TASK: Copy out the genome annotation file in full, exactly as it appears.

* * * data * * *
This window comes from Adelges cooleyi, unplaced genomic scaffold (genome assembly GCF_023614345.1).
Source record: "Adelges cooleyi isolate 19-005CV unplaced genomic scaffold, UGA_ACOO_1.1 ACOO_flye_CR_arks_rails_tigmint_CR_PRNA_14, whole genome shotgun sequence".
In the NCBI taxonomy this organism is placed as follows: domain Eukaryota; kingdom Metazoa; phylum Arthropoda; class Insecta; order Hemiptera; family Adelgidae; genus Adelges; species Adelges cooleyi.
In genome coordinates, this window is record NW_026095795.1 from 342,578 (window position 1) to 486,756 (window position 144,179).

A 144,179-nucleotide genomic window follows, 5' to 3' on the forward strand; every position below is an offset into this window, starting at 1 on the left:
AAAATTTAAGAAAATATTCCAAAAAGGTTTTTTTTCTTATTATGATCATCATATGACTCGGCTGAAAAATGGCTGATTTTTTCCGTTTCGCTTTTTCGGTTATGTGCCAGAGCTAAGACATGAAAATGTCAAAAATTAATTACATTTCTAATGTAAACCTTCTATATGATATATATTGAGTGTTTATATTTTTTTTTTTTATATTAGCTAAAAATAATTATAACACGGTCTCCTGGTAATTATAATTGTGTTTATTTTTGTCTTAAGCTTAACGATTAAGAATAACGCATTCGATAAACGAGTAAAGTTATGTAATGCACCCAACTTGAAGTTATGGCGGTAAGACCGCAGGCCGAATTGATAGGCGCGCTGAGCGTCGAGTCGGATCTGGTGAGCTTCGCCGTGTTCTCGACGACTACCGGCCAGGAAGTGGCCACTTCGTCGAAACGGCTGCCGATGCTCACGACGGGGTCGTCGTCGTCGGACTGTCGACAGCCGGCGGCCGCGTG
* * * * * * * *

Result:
This window comes from Adelges cooleyi, unplaced genomic scaffold (genome assembly GCF_023614345.1).
Source record: "Adelges cooleyi isolate 19-005CV unplaced genomic scaffold, UGA_ACOO_1.1 ACOO_flye_CR_arks_rails_tigmint_CR_PRNA_14, whole genome shotgun sequence".
In the NCBI taxonomy this organism is placed as follows: domain Eukaryota; kingdom Metazoa; phylum Arthropoda; class Insecta; order Hemiptera; family Adelgidae; genus Adelges; species Adelges cooleyi.
In genome coordinates, this window is record NW_026095795.1 from 342,578 (window position 1) to 486,756 (window position 144,179).

A 144,179-nucleotide genomic window follows, 5' to 3' on the forward strand; every position below is an offset into this window, starting at 1 on the left:
AAAATTTAAGAAAATATTCCAAAAAGGTTTTTTTTCTTATTATGATCATCATATGACTCGGCTGAAAAATGGCTGATTTTTTCCGTTTCGCTTTTTCGGTTATGTGCCAGAGCTAAGACATGAAAATGTCAAAAATTAATTACATTTCTAATGTAAACCTTCTATATGATATATATTGAGTGTTTATATTTTTTTTTTTTATATTAGCTAAAAATAATTATAACACGGTCTCCTGGTAATTATAATTGTGTTTATTTTTGTCTTAAGCTTAACGATTAAGAATAACGCATTCGATAAACGAGTAAAGTTATGTAATGCACCCAACTTGAAGTTATGGCGGTAAGACCGCAGGCCGAATTGATAGGCGCGCTGAGCGTCGAGTCGGATCTGGTGAGCTTCGCCGTGTTCTCGACGACTACCGGCCAGGAAGTGGCCACTTCGTCGAAACGGCTGCCGATGCTCACGACGGGGTCGTCGTCGTCGGACTGTCGACAGCCGGCGGCCGCGTG